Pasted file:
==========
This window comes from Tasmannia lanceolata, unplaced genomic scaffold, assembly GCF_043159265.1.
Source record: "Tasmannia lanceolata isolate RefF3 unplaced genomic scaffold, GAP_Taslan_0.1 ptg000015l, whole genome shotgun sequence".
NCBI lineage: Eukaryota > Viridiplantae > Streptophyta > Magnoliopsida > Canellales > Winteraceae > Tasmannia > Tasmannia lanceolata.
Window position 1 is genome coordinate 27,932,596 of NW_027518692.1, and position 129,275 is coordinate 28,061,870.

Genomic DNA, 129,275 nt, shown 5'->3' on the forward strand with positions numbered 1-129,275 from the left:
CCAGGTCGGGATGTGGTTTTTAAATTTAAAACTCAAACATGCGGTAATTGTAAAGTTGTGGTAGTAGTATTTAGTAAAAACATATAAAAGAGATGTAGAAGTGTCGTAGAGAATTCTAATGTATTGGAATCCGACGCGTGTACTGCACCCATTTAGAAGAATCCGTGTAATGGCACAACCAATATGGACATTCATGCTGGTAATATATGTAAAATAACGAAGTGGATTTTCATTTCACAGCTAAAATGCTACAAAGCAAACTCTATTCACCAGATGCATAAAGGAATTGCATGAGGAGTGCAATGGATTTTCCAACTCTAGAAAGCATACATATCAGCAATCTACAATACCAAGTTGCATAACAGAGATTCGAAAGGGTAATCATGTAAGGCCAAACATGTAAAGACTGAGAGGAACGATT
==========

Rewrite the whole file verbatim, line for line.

This window comes from Tasmannia lanceolata, unplaced genomic scaffold, assembly GCF_043159265.1.
Source record: "Tasmannia lanceolata isolate RefF3 unplaced genomic scaffold, GAP_Taslan_0.1 ptg000015l, whole genome shotgun sequence".
NCBI lineage: Eukaryota > Viridiplantae > Streptophyta > Magnoliopsida > Canellales > Winteraceae > Tasmannia > Tasmannia lanceolata.
Window position 1 is genome coordinate 27,932,596 of NW_027518692.1, and position 129,275 is coordinate 28,061,870.

Genomic DNA, 129,275 nt, shown 5'->3' on the forward strand with positions numbered 1-129,275 from the left:
CCAGGTCGGGATGTGGTTTTTAAATTTAAAACTCAAACATGCGGTAATTGTAAAGTTGTGGTAGTAGTATTTAGTAAAAACATATAAAAGAGATGTAGAAGTGTCGTAGAGAATTCTAATGTATTGGAATCCGACGCGTGTACTGCACCCATTTAGAAGAATCCGTGTAATGGCACAACCAATATGGACATTCATGCTGGTAATATATGTAAAATAACGAAGTGGATTTTCATTTCACAGCTAAAATGCTACAAAGCAAACTCTATTCACCAGATGCATAAAGGAATTGCATGAGGAGTGCAATGGATTTTCCAACTCTAGAAAGCATACATATCAGCAATCTACAATACCAAGTTGCATAACAGAGATTCGAAAGGGTAATCATGTAAGGCCAAACATGTAAAGACTGAGAGGAACGATT